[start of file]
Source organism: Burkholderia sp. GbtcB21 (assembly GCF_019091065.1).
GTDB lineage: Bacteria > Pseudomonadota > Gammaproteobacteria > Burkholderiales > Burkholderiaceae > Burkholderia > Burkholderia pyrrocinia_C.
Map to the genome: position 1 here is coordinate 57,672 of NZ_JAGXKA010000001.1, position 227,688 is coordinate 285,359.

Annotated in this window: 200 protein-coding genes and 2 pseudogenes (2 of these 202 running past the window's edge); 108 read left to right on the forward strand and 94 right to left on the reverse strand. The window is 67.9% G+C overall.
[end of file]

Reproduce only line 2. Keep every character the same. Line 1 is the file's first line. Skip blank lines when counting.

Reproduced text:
GTDB lineage: Bacteria > Pseudomonadota > Gammaproteobacteria > Burkholderiales > Burkholderiaceae > Burkholderia > Burkholderia pyrrocinia_C.